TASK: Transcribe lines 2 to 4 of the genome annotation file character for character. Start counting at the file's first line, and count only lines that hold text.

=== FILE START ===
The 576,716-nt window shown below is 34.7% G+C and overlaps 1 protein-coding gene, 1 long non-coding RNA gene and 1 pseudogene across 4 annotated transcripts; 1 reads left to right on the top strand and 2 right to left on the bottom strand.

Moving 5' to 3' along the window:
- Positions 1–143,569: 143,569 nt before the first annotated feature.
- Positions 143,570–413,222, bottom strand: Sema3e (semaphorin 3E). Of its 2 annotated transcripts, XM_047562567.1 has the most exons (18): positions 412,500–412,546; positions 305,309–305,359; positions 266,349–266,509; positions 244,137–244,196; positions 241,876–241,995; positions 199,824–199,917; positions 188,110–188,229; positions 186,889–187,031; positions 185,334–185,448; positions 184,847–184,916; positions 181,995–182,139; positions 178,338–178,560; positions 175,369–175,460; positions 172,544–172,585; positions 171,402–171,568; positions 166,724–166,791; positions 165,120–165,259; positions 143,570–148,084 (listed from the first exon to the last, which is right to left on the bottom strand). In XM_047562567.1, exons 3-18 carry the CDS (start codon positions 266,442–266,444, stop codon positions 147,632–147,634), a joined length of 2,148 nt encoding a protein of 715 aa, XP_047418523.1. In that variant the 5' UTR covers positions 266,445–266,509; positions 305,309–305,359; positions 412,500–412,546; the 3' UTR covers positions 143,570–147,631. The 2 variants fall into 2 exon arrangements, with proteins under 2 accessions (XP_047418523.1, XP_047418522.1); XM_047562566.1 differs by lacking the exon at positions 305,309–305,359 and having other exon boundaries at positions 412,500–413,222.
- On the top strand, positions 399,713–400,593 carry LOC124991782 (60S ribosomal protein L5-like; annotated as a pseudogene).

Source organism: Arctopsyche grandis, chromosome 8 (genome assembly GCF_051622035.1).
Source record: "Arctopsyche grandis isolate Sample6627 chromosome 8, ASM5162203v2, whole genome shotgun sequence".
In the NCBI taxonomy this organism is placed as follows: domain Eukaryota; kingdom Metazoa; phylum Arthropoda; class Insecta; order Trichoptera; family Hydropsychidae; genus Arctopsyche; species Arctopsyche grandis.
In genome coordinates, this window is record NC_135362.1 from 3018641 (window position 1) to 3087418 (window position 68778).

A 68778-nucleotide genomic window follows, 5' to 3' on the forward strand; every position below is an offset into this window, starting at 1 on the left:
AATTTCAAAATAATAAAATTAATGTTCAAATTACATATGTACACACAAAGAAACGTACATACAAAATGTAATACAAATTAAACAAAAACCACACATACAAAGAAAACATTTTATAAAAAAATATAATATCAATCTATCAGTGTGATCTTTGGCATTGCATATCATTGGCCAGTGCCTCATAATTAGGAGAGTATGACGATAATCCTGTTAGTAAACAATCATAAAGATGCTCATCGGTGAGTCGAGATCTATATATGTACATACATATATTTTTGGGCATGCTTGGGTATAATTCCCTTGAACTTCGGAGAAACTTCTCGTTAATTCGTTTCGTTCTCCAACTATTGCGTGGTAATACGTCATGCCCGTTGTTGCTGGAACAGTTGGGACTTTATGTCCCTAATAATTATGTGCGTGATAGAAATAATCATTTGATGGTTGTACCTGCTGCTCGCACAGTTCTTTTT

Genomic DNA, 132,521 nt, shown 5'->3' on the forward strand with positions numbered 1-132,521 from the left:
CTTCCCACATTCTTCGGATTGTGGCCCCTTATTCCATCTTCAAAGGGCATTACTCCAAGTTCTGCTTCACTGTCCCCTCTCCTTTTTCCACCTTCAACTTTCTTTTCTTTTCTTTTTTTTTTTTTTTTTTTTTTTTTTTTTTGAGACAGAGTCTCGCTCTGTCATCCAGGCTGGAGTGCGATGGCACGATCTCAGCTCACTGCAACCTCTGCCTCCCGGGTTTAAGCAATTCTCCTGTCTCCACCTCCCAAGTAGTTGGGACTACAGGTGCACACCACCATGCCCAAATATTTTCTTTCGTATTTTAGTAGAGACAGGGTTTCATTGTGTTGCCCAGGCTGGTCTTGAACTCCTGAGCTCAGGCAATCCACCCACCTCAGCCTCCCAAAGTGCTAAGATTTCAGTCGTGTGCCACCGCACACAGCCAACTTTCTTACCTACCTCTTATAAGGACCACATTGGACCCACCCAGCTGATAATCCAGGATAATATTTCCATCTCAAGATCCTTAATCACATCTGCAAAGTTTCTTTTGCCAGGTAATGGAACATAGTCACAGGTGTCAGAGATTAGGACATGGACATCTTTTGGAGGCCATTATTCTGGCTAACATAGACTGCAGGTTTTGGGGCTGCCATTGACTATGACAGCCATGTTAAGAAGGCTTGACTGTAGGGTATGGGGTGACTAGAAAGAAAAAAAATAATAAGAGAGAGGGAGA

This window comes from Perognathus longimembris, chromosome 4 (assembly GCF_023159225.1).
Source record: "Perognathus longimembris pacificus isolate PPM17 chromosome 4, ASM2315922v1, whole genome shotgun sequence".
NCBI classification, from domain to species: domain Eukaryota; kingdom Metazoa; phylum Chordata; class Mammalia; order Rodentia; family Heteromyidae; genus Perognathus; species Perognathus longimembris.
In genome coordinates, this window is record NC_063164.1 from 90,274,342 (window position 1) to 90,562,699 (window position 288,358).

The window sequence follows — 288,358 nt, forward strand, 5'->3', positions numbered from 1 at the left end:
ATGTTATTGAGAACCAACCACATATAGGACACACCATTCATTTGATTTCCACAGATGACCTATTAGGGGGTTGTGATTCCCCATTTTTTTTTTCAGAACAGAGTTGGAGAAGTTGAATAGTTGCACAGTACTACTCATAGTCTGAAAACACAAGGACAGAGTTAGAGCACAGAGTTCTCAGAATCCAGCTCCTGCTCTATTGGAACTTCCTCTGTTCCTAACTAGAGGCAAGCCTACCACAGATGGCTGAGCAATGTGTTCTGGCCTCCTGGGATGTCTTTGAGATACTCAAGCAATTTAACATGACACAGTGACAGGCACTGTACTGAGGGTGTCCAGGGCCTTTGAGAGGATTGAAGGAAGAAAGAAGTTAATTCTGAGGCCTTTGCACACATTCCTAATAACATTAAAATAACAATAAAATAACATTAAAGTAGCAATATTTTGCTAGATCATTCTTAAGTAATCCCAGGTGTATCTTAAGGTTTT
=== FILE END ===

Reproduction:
Moving 5' to 3' along the window:
- Positions 1–143,569: 143,569 nt before the first annotated feature.
- Positions 143,570–413,222, bottom strand: Sema3e (semaphorin 3E). Of its 2 annotated transcripts, XM_047562567.1 has the most exons (18): positions 412,500–412,546; positions 305,309–305,359; positions 266,349–266,509; positions 244,137–244,196; positions 241,876–241,995; positions 199,824–199,917; positions 188,110–188,229; positions 186,889–187,031; positions 185,334–185,448; positions 184,847–184,916; positions 181,995–182,139; positions 178,338–178,560; positions 175,369–175,460; positions 172,544–172,585; positions 171,402–171,568; positions 166,724–166,791; positions 165,120–165,259; positions 143,570–148,084 (listed from the first exon to the last, which is right to left on the bottom strand). In XM_047562567.1, exons 3-18 carry the CDS (start codon positions 266,442–266,444, stop codon positions 147,632–147,634), a joined length of 2,148 nt encoding a protein of 715 aa, XP_047418523.1. In that variant the 5' UTR covers positions 266,445–266,509; positions 305,309–305,359; positions 412,500–412,546; the 3' UTR covers positions 143,570–147,631. The 2 variants fall into 2 exon arrangements, with proteins under 2 accessions (XP_047418523.1, XP_047418522.1); XM_047562566.1 differs by lacking the exon at positions 305,309–305,359 and having other exon boundaries at positions 412,500–413,222.